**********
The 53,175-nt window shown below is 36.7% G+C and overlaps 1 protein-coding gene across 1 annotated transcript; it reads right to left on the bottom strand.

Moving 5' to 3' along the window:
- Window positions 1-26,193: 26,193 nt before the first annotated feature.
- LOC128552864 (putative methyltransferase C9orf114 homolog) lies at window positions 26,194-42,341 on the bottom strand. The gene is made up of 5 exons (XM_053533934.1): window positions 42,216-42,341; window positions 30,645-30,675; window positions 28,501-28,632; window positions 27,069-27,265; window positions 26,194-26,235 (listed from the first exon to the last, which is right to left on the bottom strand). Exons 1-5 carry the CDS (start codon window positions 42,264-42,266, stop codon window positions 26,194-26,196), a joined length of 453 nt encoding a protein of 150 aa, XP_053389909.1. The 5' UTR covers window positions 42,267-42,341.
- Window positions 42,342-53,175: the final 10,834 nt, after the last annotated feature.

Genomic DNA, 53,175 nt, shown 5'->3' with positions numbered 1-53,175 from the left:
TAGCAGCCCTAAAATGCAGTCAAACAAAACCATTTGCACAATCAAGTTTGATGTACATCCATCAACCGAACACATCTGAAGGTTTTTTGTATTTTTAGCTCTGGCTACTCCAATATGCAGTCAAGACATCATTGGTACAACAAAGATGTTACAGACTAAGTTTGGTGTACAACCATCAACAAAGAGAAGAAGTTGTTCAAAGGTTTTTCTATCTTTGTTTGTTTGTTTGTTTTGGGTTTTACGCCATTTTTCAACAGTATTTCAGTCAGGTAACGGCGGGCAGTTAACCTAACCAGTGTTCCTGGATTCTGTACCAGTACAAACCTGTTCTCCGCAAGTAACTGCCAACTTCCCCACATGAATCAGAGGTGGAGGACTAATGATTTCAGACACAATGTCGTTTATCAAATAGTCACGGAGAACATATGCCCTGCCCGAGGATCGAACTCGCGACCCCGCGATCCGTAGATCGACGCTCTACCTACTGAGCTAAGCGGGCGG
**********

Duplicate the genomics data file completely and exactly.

The 53,175-nt window shown below is 36.7% G+C and overlaps 1 protein-coding gene across 1 annotated transcript; it reads right to left on the bottom strand.

Moving 5' to 3' along the window:
- Window positions 1-26,193: 26,193 nt before the first annotated feature.
- LOC128552864 (putative methyltransferase C9orf114 homolog) lies at window positions 26,194-42,341 on the bottom strand. The gene is made up of 5 exons (XM_053533934.1): window positions 42,216-42,341; window positions 30,645-30,675; window positions 28,501-28,632; window positions 27,069-27,265; window positions 26,194-26,235 (listed from the first exon to the last, which is right to left on the bottom strand). Exons 1-5 carry the CDS (start codon window positions 42,264-42,266, stop codon window positions 26,194-26,196), a joined length of 453 nt encoding a protein of 150 aa, XP_053389909.1. The 5' UTR covers window positions 42,267-42,341.
- Window positions 42,342-53,175: the final 10,834 nt, after the last annotated feature.

Genomic DNA, 53,175 nt, shown 5'->3' with positions numbered 1-53,175 from the left:
TAGCAGCCCTAAAATGCAGTCAAACAAAACCATTTGCACAATCAAGTTTGATGTACATCCATCAACCGAACACATCTGAAGGTTTTTTGTATTTTTAGCTCTGGCTACTCCAATATGCAGTCAAGACATCATTGGTACAACAAAGATGTTACAGACTAAGTTTGGTGTACAACCATCAACAAAGAGAAGAAGTTGTTCAAAGGTTTTTCTATCTTTGTTTGTTTGTTTGTTTTGGGTTTTACGCCATTTTTCAACAGTATTTCAGTCAGGTAACGGCGGGCAGTTAACCTAACCAGTGTTCCTGGATTCTGTACCAGTACAAACCTGTTCTCCGCAAGTAACTGCCAACTTCCCCACATGAATCAGAGGTGGAGGACTAATGATTTCAGACACAATGTCGTTTATCAAATAGTCACGGAGAACATATGCCCTGCCCGAGGATCGAACTCGCGACCCCGCGATCCGTAGATCGACGCTCTACCTACTGAGCTAAGCGGGCGG